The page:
It's a beautiful spring day, and artist Lisa Williamson surveys the abandoned Marine Hospital's maintenance building and large front yard with approval.
With an E. H. Crump Stadium sign, an old bathtub, and a large piece of limestone already dotting the funky old property, it's easy to imagine the area filled with recycled objects and architectural salvage.
"I'm thinking tree houses, rope bridges, all sorts of cool stuff." Williamson says.
It's an interesting endeavor for someone afraid of heights, but for more than four years, Williamson has been working on the Junkyard Youth Museum, an initiative inspired by St. Louis' City Museum.
"My daughter was three months old when I went to City Museum for the firs time. I came home and started working on the business plan immediately," Williamson says. "I had her on my lap, and I was typing at the same time."
City Museum, a combination playground/children's museum made out of found and reclaimed objects, was started by sculptor Bob Cassilly. Though one of its most popular exhibits, MonstroCity, is an outdoor "jungle gym" combining a fire engine, two aircraft, and who knows home many feet of monkey bars, the building also includes high-end residential lofts.
Through Williamson and the Junkyard board are still searching for a permanent home, they were recently offered space near the National Ornamental Museum as a temporary home.
"[Lauren Crews, managing partner of DeSoto Pointe Partners] had contacted me about some other ideas fir the location, and then I said "I really need a space to start working. Maybe we could get some attention for this location if we just started putting stuff out," Williamson says. "He thought the idea was great."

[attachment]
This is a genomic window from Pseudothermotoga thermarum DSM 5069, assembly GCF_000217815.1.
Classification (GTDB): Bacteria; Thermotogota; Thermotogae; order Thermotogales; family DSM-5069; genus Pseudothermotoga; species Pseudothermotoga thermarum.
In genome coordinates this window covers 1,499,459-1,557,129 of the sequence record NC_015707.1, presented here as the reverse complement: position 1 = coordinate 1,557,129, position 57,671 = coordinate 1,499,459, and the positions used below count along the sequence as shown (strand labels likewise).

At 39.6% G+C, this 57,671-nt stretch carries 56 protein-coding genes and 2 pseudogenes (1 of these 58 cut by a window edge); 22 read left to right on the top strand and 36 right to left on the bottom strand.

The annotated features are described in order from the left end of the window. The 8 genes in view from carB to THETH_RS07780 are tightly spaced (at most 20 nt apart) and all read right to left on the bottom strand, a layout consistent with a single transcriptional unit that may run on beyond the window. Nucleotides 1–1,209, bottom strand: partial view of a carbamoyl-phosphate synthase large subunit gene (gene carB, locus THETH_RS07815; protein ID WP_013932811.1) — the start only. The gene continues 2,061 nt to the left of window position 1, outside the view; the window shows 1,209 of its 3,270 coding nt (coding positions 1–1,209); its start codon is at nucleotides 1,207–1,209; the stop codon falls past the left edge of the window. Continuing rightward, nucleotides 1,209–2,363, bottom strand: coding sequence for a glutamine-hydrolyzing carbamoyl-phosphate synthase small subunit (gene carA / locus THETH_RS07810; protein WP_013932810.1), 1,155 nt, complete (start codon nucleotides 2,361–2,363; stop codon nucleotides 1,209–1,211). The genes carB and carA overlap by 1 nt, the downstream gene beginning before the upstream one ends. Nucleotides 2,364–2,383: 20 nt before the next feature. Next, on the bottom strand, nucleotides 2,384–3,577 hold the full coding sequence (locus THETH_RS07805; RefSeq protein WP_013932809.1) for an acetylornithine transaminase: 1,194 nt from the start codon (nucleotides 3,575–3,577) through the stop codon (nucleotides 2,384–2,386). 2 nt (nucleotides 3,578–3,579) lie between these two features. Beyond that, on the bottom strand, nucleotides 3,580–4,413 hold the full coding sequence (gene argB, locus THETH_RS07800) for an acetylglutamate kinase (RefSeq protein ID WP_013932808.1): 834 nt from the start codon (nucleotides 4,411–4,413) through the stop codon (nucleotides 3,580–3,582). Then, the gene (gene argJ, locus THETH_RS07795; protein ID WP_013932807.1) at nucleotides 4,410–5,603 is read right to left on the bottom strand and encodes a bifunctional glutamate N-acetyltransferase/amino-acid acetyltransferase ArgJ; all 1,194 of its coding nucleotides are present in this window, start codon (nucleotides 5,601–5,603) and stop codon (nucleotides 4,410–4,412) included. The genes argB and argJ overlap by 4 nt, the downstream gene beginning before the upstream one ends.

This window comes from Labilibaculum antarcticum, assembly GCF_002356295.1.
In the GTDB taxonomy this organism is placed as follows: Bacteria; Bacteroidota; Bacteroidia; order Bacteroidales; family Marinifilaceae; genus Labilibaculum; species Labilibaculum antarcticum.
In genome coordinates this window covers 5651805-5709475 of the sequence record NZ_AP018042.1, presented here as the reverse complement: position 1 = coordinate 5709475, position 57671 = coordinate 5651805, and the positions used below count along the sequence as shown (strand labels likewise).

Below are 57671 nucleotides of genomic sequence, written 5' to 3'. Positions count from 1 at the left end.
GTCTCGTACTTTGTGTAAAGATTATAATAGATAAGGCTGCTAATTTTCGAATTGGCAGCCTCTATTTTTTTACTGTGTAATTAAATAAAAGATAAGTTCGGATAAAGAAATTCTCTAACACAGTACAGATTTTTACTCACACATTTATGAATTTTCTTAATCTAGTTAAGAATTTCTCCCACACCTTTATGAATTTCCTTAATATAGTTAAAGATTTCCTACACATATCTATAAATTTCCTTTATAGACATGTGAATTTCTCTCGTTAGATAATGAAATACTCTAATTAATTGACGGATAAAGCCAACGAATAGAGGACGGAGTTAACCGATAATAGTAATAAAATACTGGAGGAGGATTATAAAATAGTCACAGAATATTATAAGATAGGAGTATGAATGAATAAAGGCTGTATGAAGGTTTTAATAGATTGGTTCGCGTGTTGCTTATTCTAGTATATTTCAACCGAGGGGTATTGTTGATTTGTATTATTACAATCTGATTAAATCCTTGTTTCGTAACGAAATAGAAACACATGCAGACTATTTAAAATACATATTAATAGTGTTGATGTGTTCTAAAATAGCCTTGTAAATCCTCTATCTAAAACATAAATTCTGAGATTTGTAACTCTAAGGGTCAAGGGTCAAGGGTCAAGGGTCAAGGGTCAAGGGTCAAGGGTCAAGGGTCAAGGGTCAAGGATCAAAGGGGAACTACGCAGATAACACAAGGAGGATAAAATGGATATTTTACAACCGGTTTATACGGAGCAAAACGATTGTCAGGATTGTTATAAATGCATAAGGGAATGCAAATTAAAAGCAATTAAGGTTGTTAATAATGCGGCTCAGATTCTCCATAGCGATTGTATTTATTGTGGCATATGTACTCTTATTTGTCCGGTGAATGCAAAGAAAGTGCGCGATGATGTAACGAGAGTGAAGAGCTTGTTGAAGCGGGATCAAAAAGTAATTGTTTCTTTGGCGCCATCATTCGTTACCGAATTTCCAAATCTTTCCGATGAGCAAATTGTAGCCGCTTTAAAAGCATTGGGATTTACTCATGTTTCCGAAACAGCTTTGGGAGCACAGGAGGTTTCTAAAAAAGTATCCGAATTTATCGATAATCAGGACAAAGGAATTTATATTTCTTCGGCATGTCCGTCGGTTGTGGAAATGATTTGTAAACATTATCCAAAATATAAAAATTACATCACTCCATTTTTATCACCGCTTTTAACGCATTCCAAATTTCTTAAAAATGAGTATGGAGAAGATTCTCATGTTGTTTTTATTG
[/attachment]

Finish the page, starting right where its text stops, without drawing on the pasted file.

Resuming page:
Williamson expects the museum to take up residence at the site in early summer. Though they will have use of the building, the Junkyard will be in the building's front yard.
"We're doing outdoor climbable structures, so it will be a really cool jungle gym for kids and adults," Williamson says.
In some ways, Williamson sees the Junkyard as an extension of the Children's Museum of Memphis since the Junkyard will cater to kids 12 years old and older.
And like City Museum, the Junkyard will use found and repurposed items, as well as architectural salvage. For several years, Williamson has been accepting donations of materials and storing them in a warehouse.
"We have a taxicab from Tijuana," she says, when asked about what sort of things might be incorporated in the structures.. "We have a lot of cool things. We can't identify everything. "We have a lot of conveyor-belt rollers."
Williamson, the artist who painted the mural at the corner of Peabody and Cooper in Midtown, says the project will get kids thinking about both recycling and art.
"In order to sustain current museums, we need to instill an appreciation of art when kinds are younger," Williamson says. "some kids might not be going to the [Memphis] Brooks [Museum of Art]. We're trying to introduce art on the sly."
But visitors to City Museum know it;s a lot of fun for children and adults alike. The doors are open until 1 a.m. on weekends (though the lights are dimmed at 11 p.m. for a fun, flashlight experience), and there are also adult beverages.
"One thing I'd like to see happen is for families to come after 5 o'clock. There's not a lot to do after 5 and my kids are still awake for several hours," Williamson says.
Now that the've got a home- however temporary- Williamson is looking for artists to help create the play pieces, as well as teenagers to serve on a teen board to give input on what they'd like to see in terms of climbing structures. And financial support never hurts, either.
"Once we get in, "Williamson says, "I don't think it will take any time to start building, even if only just a platform that kids can play on."
For more information, visit the Junkyard's website at http://thejunkyardmemphis.org/index.html or e-mail email@example.com